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How DeFi’s Open-Source “Immune System” Can Protect Emerging And Developed Economies

On a recent episode of the Exponential View podcast presented by Harvard Business Review, Chainlink Co-founder Sergey Nazarov joined Azeem Azhar to discuss a world where “Banking without Banks” is the new status quo. Nazarov outlined four reasons why banks should take DeFi seriously and described the fundamental shift between “making agreements with logos” and trusting in loyalty cards to making math-based agreements that are dependent only on encryption and the laws of physics.

Hybrid smart contracts combine code running on a blockchain with decentralized oracle networks (DONs) that deliver tamper-proof, real-world data on-chain. “It’s not dependent on my choice or your choice,” Nazarov said of blockchain-based agreements. “There’s actually even nobody running a system where they could make a choice not to honor the agreement.”

“This is what is meant by blockchains being tamper-proof or hyper-reliable. Fundamentally, what all of these properties really talk about is the ability to give people a guaranteed outcome – not guaranteed by a brand or a logo, but guaranteed by code that is executed according to the laws of physics and according to encryption,” Nazarov said.

“We carry a loyalty card because we know that we’ll check into the same hotel and we’ll get a similar experience, and now you’re saying there is a new architecture of trust that emerges from a fundamental physics,” Azhar said. He asked Nazarov, “How do we know we can trust that physics?” 

“There are obviously conditions,” Nazarov said. “You have to have encryption that works, but encryption underpins so much communication and email and everything that if encryption is broken, there’s probably bigger problems than this.” 

Nazarov pointed to open-source code which “forces” a new level of clarity around agreements, and therefore a new level of guarantees. “Code has to be very clear in order to operate properly. Code will have been written by somebody else as a template and then that template will be reused by you and millions of other counterparties,” he said.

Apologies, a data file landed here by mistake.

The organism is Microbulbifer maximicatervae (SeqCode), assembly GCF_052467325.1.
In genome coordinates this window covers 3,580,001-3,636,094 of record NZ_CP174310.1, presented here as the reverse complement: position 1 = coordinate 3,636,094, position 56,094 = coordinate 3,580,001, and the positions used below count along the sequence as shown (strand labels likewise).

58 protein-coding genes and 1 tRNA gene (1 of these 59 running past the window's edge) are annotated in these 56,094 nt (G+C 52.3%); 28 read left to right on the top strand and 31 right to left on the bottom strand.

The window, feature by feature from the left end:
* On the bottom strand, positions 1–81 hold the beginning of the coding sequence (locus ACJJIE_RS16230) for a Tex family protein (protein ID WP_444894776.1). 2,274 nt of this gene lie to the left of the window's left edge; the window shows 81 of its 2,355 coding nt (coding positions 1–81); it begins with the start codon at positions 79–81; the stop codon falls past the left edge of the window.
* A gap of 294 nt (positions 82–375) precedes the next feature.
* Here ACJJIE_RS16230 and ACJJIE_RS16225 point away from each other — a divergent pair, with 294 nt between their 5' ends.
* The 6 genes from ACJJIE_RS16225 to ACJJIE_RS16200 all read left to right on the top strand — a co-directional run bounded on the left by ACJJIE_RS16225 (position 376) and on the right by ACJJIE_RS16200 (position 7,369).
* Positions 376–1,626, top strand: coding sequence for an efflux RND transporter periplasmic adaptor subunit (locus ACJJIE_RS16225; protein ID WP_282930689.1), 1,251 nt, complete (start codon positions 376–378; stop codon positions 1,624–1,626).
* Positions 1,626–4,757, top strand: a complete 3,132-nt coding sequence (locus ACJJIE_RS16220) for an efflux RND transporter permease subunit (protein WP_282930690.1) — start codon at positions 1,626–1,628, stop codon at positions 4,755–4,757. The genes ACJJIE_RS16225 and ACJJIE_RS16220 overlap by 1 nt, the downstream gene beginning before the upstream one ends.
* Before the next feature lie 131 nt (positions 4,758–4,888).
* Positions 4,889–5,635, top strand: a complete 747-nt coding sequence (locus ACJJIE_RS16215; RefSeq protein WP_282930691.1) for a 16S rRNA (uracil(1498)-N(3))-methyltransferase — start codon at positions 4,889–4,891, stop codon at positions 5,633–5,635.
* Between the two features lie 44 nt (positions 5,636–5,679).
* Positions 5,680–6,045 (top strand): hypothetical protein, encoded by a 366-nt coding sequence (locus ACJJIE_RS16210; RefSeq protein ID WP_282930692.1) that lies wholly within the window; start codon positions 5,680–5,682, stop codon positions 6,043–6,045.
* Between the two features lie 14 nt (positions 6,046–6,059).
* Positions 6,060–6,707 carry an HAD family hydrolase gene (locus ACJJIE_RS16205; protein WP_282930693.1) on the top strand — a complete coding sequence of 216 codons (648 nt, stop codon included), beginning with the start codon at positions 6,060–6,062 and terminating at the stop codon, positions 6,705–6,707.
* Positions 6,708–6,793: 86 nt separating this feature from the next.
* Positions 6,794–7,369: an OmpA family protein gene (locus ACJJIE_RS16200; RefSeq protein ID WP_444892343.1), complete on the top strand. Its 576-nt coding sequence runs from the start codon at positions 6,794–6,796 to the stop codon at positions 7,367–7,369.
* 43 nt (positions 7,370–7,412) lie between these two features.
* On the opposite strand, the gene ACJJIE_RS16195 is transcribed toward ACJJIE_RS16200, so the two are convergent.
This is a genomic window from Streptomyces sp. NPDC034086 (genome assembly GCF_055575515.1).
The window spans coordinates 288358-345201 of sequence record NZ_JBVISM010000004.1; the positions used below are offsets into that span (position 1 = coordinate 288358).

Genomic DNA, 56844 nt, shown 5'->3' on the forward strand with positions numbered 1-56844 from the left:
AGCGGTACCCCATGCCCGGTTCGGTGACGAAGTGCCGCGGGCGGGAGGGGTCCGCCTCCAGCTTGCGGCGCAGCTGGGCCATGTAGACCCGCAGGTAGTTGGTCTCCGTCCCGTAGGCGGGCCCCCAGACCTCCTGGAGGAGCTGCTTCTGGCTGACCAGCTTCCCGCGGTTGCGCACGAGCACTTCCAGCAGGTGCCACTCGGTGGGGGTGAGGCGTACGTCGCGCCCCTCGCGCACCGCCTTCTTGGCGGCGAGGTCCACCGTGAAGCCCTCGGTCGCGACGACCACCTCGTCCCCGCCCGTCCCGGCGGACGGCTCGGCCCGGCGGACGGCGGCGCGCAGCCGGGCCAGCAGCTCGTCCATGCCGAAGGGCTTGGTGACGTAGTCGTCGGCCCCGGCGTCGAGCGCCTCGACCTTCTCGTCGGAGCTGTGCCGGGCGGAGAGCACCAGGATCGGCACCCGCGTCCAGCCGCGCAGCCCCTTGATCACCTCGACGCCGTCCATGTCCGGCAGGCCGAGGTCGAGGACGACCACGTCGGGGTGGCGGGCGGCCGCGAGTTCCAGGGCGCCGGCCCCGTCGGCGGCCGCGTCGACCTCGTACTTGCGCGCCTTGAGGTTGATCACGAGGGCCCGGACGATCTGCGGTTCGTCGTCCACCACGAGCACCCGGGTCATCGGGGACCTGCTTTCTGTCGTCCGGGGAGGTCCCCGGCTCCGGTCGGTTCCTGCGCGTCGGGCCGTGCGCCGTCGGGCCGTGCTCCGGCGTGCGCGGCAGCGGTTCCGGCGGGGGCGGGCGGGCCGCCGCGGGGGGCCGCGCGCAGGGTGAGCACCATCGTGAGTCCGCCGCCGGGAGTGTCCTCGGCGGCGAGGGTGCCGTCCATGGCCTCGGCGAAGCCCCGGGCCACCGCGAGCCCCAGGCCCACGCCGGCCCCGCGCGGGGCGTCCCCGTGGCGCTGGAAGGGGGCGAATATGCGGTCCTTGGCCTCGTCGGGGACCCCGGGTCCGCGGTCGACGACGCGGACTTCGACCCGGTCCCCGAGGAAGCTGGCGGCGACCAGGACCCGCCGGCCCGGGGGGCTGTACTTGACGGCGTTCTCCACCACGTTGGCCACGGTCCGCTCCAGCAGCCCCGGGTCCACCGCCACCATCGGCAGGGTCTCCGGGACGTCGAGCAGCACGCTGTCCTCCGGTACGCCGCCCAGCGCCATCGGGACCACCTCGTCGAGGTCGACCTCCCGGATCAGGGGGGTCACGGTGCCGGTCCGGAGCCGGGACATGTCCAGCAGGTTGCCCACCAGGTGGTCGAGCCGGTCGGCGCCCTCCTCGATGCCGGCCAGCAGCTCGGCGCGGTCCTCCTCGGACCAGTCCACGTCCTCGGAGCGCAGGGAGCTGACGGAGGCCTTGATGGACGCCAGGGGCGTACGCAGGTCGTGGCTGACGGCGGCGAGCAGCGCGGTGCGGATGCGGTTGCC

Open-source software (OSS) is the backbone of decentralized applications (dApps) that utilize hybrid smart contracts. OSS derives its enhanced security from, as Nazarov put it, “thousands or millions of eyeballs that have touched that code” to evaluate its effectiveness. “The inherent openness that is forced by this infrastructure forces a guarantee,” he said.

Access to hybrid smart contracts’ enhanced security and guarantees is critical for those living in emerging economies. In regions of the world where traditional insurance providers do not and likely will not exist in the foreseeable future, a blockchain-based insurance policy provides self-evident guarantees according to the volume of value that has successfully passed through its code.

“You know that there’s been a trillion dollars that has passed through that piece of code and that a million other counterparties have all used it successfully,” Nazarov said. 

In this way, DeFi’s transparent infrastructure works like an immune system that protects both emerging and developed economies. “There’s actually no way to make a smart contract right now that will give opaqueness of the kind that is in the existing system,” Nazarov said. “And if you were to try to obfuscate something, it would be immediately apparent, and you would need to explain it or else nobody would use your contract and it would never grow to the size of being so widely used and widely reviewed.”

Listen to Sergey Nazarov’s full conversation with Azeem Azhar on the Exponential View podcast.

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